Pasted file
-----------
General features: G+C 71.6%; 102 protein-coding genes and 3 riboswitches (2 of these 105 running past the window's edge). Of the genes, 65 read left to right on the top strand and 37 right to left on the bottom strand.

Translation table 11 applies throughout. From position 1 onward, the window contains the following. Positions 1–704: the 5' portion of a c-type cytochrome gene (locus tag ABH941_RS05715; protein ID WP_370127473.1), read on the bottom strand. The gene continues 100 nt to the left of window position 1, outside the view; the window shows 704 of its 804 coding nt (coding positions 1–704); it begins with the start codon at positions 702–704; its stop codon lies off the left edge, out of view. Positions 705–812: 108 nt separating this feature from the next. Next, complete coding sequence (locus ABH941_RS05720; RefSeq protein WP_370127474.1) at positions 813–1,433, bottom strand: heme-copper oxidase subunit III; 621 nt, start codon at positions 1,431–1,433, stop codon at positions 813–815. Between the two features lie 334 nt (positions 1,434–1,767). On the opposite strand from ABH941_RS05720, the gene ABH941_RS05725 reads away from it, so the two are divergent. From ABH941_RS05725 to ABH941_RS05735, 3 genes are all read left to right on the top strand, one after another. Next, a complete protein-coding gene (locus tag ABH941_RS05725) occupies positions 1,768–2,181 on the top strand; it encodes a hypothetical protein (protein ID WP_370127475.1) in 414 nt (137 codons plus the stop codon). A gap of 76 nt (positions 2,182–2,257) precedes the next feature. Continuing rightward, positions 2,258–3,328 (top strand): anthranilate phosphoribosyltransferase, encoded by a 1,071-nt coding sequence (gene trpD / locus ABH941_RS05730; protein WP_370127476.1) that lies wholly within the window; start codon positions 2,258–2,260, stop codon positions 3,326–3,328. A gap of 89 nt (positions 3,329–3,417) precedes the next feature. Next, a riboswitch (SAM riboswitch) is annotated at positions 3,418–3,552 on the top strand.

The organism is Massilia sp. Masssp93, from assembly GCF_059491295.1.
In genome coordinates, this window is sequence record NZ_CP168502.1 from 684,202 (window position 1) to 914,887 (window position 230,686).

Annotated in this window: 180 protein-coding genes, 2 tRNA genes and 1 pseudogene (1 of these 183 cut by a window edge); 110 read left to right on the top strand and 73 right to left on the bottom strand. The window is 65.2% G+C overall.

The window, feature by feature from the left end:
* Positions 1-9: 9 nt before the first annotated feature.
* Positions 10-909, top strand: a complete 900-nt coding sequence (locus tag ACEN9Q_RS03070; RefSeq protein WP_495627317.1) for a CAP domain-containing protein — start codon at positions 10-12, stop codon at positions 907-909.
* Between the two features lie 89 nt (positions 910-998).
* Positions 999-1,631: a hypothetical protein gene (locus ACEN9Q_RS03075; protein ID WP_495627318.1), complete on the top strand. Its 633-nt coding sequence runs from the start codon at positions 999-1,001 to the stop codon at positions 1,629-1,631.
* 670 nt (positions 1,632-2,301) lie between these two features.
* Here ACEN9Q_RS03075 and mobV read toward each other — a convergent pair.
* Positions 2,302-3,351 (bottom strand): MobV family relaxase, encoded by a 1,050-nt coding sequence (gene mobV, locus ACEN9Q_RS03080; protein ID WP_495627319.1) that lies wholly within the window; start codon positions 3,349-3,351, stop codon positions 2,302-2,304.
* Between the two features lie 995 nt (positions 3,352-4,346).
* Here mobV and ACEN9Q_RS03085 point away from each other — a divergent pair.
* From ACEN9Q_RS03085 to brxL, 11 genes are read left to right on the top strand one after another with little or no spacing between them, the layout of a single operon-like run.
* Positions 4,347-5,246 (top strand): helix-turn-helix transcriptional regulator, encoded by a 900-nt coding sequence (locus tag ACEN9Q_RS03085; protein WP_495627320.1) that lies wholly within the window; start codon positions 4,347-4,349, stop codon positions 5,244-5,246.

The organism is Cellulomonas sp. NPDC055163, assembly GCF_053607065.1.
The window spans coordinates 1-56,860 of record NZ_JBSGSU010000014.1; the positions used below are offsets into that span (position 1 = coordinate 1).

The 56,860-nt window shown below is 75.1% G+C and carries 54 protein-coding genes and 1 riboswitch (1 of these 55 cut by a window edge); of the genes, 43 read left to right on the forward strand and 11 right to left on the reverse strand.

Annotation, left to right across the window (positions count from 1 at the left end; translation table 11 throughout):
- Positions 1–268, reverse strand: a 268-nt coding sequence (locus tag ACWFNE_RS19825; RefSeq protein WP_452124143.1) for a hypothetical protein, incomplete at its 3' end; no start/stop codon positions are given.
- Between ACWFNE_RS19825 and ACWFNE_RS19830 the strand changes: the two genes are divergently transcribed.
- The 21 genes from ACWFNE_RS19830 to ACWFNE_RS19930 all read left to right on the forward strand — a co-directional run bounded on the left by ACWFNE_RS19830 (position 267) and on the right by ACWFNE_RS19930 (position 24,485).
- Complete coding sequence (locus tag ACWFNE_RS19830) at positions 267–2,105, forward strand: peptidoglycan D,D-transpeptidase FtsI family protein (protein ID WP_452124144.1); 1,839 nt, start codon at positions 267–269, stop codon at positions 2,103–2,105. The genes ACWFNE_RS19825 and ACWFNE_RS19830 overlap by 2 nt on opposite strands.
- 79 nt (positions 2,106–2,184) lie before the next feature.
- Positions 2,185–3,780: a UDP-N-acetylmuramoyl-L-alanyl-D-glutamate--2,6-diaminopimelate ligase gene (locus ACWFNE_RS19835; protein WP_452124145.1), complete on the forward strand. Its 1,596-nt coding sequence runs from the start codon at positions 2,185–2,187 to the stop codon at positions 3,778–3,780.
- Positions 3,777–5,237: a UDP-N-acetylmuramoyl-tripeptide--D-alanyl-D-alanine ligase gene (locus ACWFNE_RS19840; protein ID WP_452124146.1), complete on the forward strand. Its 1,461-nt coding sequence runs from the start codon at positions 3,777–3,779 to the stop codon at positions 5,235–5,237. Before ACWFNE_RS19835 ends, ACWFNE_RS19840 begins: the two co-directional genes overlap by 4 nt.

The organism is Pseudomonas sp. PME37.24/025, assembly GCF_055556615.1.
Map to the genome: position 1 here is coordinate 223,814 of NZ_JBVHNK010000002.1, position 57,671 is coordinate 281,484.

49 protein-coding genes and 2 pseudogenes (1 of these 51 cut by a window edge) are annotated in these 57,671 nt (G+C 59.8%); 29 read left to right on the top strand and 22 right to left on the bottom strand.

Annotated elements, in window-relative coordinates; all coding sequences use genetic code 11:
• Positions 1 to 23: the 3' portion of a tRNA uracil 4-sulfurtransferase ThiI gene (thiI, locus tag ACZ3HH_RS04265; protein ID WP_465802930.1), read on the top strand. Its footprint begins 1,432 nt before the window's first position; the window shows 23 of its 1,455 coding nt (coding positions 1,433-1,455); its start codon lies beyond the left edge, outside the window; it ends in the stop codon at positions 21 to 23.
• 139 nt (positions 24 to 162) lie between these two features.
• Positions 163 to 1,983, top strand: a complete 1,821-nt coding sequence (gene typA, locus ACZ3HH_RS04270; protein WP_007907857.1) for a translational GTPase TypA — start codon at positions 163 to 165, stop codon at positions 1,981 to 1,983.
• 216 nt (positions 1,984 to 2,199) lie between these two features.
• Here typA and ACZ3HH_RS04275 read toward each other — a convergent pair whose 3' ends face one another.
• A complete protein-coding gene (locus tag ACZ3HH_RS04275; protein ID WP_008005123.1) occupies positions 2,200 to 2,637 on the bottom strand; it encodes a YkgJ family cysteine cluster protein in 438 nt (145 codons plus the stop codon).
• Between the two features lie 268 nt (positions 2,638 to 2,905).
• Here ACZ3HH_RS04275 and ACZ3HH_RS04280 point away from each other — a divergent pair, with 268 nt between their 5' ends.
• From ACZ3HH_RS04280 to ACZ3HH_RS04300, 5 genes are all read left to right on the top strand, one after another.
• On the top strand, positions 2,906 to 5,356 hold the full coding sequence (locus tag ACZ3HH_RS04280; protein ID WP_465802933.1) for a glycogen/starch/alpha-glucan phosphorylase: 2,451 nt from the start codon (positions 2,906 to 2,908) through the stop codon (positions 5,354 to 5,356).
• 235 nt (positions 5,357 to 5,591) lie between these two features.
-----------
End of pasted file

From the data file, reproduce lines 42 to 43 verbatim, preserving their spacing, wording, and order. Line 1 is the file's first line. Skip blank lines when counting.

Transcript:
• On the top strand, positions 2,906 to 5,356 hold the full coding sequence (locus tag ACZ3HH_RS04280; protein ID WP_465802933.1) for a glycogen/starch/alpha-glucan phosphorylase: 2,451 nt from the start codon (positions 2,906 to 2,908) through the stop codon (positions 5,354 to 5,356).
• 235 nt (positions 5,357 to 5,591) lie between these two features.